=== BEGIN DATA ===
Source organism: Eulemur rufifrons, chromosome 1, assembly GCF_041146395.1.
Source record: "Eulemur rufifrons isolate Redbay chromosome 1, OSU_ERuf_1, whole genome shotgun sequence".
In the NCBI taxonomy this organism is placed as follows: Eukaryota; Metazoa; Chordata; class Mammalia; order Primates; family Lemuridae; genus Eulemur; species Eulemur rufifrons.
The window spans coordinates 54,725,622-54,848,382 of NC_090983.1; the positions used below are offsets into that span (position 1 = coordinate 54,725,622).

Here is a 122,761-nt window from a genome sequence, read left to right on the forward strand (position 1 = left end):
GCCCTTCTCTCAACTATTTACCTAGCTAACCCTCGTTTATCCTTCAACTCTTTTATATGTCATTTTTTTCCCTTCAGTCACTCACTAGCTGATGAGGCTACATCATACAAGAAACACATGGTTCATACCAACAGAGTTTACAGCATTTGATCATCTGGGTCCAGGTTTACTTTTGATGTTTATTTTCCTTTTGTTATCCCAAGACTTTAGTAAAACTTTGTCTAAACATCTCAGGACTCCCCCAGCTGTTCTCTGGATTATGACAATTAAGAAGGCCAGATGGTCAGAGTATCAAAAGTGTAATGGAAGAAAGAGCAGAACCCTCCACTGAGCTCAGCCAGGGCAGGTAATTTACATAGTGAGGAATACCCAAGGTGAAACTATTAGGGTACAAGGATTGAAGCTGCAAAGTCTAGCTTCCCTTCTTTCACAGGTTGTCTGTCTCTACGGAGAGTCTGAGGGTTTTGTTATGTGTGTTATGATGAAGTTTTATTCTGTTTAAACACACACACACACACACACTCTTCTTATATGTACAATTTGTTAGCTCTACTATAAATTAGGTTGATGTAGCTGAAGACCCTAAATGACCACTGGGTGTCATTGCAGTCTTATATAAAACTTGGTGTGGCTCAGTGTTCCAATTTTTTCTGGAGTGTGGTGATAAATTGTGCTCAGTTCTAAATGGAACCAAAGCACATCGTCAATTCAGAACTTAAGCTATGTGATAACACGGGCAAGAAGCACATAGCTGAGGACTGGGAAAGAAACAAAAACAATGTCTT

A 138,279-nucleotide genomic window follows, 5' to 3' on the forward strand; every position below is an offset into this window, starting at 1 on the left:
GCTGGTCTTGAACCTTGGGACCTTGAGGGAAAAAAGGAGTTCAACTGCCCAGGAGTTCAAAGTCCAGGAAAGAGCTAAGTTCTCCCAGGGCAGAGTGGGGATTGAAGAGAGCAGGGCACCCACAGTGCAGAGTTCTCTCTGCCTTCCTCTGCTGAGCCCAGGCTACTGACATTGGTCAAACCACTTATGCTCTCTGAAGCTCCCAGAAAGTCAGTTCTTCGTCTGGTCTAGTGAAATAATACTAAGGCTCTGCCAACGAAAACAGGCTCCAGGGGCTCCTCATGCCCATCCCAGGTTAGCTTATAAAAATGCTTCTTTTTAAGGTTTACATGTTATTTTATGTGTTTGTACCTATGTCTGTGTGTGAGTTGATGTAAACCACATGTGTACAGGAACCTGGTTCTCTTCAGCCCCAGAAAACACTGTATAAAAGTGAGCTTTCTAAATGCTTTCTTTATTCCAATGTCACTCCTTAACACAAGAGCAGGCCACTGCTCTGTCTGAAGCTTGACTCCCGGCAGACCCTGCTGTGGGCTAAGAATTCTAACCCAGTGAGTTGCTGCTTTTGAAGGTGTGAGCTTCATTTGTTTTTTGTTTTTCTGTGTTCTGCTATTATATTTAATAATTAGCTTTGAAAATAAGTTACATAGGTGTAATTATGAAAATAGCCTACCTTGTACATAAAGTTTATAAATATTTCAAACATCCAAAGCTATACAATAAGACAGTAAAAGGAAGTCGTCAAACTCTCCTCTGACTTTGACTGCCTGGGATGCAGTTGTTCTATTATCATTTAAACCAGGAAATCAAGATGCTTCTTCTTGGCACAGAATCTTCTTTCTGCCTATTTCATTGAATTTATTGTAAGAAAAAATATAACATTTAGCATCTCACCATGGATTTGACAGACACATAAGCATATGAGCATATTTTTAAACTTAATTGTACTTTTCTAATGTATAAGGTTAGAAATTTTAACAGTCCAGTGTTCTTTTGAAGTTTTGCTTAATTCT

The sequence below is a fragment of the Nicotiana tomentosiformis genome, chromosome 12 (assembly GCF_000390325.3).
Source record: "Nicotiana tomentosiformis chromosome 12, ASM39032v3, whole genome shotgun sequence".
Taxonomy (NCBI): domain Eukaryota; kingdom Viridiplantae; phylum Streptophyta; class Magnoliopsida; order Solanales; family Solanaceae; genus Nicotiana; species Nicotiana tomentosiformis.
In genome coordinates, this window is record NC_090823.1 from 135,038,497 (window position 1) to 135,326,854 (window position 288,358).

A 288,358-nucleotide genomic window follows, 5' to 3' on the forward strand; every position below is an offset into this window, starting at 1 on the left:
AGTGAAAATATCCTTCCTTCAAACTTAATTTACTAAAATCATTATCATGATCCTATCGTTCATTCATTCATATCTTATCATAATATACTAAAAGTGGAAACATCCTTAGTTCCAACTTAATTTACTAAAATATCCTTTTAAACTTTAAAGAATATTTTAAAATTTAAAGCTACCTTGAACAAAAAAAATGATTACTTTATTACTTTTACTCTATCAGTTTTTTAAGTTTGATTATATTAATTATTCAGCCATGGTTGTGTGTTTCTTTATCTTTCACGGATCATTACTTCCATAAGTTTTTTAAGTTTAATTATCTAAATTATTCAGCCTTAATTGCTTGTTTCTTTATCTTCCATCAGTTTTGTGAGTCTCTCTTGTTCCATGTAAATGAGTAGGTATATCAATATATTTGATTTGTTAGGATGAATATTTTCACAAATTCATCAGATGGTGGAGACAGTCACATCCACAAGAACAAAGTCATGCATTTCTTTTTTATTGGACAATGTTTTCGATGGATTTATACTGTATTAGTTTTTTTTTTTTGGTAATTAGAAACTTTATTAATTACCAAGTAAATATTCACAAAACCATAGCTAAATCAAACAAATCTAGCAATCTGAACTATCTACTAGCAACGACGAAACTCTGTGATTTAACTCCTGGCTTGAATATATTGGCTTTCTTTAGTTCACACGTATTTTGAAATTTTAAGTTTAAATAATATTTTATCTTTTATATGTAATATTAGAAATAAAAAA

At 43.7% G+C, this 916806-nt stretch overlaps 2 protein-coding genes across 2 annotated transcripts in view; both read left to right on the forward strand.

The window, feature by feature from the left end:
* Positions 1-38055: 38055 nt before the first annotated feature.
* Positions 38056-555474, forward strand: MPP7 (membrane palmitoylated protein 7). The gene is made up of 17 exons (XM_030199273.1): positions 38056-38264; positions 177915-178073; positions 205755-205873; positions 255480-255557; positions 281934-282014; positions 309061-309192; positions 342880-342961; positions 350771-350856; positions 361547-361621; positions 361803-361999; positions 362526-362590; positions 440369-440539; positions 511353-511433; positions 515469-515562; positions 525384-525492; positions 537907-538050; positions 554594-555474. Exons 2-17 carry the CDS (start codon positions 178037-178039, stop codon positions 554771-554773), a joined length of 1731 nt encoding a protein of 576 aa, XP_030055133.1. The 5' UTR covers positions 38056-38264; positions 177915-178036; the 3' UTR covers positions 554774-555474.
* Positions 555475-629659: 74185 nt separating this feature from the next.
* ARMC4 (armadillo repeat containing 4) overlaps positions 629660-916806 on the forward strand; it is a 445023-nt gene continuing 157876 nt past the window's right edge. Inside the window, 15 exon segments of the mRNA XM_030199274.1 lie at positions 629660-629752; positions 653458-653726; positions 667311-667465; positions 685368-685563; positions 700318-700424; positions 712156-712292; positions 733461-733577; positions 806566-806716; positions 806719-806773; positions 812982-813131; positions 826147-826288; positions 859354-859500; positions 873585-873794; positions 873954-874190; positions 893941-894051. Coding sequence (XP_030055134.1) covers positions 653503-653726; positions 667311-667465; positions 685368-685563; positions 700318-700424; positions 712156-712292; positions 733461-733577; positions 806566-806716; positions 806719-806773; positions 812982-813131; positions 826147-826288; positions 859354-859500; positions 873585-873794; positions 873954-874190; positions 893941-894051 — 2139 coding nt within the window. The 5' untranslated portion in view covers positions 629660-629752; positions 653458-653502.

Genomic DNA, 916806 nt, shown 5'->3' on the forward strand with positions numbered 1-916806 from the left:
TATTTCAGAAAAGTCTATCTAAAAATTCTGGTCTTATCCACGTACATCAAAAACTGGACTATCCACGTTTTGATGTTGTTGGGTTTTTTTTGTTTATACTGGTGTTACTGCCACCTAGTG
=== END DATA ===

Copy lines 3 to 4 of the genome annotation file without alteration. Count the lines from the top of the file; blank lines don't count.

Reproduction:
In the NCBI taxonomy this organism is placed as follows: Eukaryota; Metazoa; Chordata; class Mammalia; order Primates; family Lemuridae; genus Eulemur; species Eulemur rufifrons.
The window spans coordinates 54,725,622-54,848,382 of NC_090983.1; the positions used below are offsets into that span (position 1 = coordinate 54,725,622).